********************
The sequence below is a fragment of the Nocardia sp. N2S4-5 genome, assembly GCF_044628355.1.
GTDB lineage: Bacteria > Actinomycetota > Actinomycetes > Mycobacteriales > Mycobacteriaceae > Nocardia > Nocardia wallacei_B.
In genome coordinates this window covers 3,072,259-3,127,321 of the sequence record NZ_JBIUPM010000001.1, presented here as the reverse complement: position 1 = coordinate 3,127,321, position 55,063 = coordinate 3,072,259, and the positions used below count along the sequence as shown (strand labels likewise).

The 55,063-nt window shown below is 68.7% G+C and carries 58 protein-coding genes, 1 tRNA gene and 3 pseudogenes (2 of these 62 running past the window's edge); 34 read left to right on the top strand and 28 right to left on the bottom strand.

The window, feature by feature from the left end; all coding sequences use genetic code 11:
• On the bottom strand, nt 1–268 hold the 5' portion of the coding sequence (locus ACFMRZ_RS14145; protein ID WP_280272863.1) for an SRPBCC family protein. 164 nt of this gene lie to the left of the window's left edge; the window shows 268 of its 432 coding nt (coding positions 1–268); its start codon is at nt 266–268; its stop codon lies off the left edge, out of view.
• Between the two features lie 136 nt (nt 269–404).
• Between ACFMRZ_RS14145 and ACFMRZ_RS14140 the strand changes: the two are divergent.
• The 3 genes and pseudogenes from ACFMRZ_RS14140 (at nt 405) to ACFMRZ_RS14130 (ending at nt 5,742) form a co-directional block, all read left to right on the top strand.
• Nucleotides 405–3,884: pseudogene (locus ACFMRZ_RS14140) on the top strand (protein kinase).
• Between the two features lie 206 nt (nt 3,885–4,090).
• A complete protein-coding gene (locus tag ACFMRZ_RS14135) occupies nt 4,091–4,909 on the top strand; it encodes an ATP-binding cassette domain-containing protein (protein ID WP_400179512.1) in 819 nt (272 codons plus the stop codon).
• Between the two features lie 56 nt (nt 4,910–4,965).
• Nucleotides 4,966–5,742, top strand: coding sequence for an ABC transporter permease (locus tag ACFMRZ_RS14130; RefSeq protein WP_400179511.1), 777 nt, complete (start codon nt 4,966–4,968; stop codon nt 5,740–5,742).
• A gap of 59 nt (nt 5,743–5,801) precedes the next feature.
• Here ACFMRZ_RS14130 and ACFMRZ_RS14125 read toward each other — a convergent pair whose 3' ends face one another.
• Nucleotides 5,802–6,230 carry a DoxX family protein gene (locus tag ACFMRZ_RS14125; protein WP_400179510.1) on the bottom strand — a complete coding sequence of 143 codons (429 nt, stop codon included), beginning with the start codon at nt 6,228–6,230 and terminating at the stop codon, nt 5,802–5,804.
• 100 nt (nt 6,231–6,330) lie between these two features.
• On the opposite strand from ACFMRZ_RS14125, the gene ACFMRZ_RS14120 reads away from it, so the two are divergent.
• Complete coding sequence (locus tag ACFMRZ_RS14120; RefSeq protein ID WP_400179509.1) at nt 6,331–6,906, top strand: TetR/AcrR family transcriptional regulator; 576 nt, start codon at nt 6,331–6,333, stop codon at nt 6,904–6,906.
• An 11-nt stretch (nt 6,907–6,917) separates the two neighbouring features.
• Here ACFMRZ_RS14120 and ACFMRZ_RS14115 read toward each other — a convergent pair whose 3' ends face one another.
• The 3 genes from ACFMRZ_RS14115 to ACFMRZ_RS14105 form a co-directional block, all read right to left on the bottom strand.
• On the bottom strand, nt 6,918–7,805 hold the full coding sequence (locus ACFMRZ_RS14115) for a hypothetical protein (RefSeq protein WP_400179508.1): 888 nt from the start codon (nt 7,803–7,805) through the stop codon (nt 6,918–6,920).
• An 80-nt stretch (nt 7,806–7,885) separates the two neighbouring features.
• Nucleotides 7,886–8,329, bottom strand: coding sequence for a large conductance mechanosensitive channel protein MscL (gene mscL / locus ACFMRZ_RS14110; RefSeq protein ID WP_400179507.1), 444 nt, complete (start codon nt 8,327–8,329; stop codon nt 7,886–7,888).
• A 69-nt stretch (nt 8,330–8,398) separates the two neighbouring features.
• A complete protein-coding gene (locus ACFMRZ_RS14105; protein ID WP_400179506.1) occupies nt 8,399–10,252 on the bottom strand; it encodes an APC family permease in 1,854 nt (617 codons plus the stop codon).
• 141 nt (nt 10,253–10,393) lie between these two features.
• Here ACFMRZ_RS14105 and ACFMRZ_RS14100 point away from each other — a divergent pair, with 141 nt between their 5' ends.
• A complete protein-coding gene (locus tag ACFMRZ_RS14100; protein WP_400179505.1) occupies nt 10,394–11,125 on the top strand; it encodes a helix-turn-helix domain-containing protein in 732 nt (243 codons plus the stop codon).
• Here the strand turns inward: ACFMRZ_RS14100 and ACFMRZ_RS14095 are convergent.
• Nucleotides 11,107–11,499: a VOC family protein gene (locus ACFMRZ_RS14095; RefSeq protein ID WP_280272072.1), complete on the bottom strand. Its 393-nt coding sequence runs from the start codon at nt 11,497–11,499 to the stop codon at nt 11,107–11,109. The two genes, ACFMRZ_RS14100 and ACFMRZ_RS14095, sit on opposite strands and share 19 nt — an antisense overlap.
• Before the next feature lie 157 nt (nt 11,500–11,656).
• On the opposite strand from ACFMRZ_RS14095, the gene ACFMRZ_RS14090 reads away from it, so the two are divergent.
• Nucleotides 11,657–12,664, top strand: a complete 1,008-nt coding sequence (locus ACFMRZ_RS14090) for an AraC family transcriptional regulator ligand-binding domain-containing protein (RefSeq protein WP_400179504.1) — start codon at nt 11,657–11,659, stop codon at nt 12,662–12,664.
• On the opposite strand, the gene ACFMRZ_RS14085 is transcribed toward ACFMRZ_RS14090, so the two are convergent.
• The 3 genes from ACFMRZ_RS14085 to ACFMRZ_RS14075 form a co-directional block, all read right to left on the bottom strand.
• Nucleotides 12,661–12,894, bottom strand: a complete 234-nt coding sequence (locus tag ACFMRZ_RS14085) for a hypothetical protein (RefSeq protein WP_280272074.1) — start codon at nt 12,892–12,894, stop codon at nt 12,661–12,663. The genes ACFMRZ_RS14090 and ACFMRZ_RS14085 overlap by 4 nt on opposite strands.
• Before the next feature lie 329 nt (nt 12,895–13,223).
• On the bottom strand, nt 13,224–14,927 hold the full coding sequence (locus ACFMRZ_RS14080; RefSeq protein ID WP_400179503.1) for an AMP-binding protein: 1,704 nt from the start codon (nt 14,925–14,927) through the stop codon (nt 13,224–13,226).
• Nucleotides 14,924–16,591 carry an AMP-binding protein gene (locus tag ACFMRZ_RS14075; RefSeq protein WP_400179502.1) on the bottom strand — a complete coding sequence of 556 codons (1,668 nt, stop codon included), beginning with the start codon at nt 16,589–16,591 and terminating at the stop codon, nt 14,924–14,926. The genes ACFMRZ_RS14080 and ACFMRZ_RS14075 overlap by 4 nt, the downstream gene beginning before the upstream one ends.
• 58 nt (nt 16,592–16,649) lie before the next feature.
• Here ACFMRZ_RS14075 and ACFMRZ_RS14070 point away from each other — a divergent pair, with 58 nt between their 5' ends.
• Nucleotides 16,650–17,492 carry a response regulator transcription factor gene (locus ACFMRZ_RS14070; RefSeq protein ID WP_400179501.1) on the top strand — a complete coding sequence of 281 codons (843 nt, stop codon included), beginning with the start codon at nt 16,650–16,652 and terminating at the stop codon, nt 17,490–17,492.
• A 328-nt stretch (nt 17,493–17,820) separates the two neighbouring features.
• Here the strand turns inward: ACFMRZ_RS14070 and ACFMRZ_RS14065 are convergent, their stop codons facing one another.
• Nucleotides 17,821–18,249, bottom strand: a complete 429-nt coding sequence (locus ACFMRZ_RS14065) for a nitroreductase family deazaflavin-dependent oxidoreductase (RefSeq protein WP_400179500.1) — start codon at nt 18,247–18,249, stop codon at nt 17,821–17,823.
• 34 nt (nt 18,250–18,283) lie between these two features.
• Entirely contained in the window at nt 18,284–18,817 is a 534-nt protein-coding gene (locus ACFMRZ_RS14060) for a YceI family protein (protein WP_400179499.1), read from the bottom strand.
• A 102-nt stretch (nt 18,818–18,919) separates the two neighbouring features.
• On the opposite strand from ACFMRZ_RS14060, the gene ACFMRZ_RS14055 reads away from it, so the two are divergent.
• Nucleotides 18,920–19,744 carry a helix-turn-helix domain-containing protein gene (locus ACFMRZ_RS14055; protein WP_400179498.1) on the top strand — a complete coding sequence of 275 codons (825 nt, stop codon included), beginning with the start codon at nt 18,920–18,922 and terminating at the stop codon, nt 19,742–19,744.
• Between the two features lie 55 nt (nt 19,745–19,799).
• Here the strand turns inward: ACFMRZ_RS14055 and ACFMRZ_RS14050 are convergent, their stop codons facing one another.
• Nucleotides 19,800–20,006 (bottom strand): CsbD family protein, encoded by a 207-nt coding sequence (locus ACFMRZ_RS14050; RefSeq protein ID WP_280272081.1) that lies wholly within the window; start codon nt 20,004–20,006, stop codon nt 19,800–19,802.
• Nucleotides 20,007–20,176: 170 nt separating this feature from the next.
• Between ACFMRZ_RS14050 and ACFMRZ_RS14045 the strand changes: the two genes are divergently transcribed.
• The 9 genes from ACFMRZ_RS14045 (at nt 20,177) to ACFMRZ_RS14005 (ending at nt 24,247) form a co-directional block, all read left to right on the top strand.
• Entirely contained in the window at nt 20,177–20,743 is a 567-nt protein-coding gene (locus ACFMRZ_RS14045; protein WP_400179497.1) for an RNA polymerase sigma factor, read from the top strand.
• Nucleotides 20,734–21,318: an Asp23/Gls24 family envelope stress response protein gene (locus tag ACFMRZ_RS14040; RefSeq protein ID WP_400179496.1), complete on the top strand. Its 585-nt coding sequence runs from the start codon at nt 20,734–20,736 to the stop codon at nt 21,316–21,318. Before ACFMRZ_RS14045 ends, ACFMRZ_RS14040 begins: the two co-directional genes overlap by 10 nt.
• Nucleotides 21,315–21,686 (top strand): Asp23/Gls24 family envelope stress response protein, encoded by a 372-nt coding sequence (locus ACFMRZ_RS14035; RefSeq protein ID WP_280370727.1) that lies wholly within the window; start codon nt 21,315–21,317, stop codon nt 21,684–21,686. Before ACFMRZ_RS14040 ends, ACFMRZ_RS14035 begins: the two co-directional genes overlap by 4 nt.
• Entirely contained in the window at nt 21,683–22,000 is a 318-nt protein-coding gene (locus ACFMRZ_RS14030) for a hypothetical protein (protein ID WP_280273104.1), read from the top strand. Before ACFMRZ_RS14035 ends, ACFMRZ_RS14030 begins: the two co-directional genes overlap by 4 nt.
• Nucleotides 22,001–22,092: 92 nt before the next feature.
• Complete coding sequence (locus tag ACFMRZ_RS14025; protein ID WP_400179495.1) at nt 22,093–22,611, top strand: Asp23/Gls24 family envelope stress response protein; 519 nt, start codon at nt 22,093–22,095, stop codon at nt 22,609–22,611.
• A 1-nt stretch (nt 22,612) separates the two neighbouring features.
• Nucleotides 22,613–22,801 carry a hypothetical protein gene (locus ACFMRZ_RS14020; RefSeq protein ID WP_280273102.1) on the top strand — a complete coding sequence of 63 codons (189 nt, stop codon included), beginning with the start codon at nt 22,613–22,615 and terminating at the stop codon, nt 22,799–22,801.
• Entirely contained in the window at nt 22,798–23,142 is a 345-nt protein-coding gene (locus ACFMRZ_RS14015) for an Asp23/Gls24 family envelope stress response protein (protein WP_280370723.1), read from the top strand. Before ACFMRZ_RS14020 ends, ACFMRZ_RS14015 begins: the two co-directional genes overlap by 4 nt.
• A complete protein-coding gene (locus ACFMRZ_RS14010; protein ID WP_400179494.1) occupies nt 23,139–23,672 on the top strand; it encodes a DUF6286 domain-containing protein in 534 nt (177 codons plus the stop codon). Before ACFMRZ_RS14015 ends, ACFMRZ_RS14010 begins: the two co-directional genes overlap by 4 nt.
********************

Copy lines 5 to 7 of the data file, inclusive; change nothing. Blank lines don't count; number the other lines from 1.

The window, feature by feature from the left end; all coding sequences use genetic code 11:
• On the bottom strand, nt 1–268 hold the 5' portion of the coding sequence (locus ACFMRZ_RS14145; protein ID WP_280272863.1) for an SRPBCC family protein. 164 nt of this gene lie to the left of the window's left edge; the window shows 268 of its 432 coding nt (coding positions 1–268); its start codon is at nt 266–268; its stop codon lies off the left edge, out of view.
• Between the two features lie 136 nt (nt 269–404).